College of Human Sciences

Reaching out to the community through art education

The Department of Art History, Visual Arts and Musicology in the College of Human of Sciences together with the Gauteng Department of Basic Education hosted the final workshop and award ceremony for the Creative Arts Project which saw vibrant teachers coming together to be equipped with more tools to use when teaching creative arts.

The Creative arts workshops were initiated at Unisa in 2013 by Chair of the Department of Art History, Visual Arts and Musicology, Professor Nombeko Mpako, with the aim to empower art and music teachers to better their subjects and in this way assist in capacity building in our schools. Currently the department is working with the Gauteng Department of Basic Education, who nominate about 65 teachers per year to complete the training course which consists of 12 workshops, presented throughout the year.

“We are educating children through art, which develops capabilities such as constructive thinking, imagination, confidence, creativity and empathy,” said Professor Mpako. In her recent interview with Channel Africa, she emphasised that because of the legacy of apartheid, South Africa did not have art education in black schools, and the lack of infrastructure in black schools of art subjects motivated her to initiate the project of workshops to intervene with this matter.

The final workshop consisted of various activities such as basic techniques for playing the djembe and facilitating drum circles. This was an exciting experience for the teachers because some of them hadn’t experienced playing the drums. Teachers got the opportunity to create their own artwork which was showcased at the final workshop.

Acting Manager for Tuition, Learner Support and Community Engagement in the College of Human Sciences, Professor Koliswa Moropa, spoke on the importance of community engagement stating how Unisa as an institution is not only about teaching and research but also about community engagement. She proudly stated that the communities are the experts because they know what needs to be improved in their communities.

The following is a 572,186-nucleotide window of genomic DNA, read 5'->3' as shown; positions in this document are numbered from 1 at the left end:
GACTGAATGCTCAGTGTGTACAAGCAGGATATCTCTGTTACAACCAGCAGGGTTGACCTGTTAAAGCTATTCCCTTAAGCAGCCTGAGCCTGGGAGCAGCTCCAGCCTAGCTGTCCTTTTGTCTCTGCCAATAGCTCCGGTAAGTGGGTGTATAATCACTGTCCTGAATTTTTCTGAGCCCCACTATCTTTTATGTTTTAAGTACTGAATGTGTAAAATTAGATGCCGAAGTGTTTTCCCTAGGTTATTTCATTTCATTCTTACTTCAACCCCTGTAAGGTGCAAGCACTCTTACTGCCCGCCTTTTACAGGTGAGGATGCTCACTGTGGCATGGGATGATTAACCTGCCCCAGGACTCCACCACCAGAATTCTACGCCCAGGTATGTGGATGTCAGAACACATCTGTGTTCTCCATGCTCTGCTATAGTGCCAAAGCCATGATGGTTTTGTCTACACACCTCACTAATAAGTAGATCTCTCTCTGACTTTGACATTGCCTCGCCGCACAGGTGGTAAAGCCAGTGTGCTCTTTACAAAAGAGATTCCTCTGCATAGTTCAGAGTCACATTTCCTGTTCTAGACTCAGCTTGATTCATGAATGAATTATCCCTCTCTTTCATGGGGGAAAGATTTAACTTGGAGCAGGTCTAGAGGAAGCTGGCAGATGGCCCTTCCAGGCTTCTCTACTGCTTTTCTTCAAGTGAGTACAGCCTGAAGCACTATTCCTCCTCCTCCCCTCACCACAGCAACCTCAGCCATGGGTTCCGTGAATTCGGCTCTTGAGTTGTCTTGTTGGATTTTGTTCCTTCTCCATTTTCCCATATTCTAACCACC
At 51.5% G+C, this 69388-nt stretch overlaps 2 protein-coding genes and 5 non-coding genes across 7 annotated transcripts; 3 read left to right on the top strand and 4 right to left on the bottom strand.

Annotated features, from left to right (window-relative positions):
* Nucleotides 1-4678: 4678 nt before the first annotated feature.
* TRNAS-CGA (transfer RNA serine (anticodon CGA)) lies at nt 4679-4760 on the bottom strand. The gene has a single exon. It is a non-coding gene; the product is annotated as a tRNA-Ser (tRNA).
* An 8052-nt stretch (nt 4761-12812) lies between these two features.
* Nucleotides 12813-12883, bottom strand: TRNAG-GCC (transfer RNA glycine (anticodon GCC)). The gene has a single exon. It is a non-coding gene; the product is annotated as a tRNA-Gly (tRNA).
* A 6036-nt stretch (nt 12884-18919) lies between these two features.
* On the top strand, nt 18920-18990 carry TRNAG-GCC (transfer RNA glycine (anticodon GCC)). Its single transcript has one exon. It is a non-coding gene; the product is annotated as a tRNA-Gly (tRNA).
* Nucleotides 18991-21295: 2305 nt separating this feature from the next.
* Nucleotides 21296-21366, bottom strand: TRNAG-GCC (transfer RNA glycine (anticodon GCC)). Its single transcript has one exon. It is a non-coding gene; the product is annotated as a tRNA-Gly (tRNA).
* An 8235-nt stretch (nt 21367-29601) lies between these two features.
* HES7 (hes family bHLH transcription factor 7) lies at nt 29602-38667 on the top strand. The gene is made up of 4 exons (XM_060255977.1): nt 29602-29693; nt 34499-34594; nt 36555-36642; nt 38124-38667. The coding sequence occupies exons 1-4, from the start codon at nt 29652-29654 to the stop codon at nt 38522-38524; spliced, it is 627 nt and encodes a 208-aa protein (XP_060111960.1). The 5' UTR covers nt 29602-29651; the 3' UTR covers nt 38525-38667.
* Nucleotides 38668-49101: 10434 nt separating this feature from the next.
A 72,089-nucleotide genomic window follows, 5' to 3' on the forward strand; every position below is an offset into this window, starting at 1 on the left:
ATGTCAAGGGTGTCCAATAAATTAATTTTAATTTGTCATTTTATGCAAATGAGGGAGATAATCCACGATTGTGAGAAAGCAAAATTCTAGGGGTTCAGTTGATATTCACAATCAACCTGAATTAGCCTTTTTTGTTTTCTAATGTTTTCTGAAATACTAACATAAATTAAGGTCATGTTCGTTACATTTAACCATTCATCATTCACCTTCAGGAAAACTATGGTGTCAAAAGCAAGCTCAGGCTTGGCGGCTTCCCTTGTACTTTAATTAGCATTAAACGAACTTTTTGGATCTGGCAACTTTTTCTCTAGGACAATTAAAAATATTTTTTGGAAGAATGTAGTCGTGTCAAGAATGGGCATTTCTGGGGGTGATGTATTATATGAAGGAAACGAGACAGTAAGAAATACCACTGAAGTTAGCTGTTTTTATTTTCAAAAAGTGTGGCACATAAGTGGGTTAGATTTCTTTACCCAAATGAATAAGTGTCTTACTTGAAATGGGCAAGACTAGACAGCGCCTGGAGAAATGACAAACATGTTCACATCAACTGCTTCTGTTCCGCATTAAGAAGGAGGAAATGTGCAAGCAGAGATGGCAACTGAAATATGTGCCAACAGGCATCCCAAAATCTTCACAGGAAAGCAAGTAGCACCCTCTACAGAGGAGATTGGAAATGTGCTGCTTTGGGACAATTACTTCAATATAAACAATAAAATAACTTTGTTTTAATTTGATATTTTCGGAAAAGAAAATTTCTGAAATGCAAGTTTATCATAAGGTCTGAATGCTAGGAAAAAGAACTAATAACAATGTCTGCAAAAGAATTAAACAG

She emphasised that the teachers should take all they have learned from the workshops and plant it back in their communities.  “When you are working in a community engagement project you are a team with others and not a team alone and through this vital role one plays, they will enhance the impact and success of the project.”

She emphasised that even though Professor Mpako is the mother of the project, without the teachers participation there would not be a complete project. The project has grown because of the difference it has been making in arts education. Learners are even getting more exposure to instruments because teachers are educating themselves on how to master those instruments in order to help learners.

Click here to listen to Professor Mpako’s Channel Africa interview.

Some of the teachers during one of the workshops that formed part of the Creative Arts Project equips teachers with more tools to use when teaching creative arts.

*By Nomshado Lubisi (CHS communications and marketing)

Publish date: 2017/11/07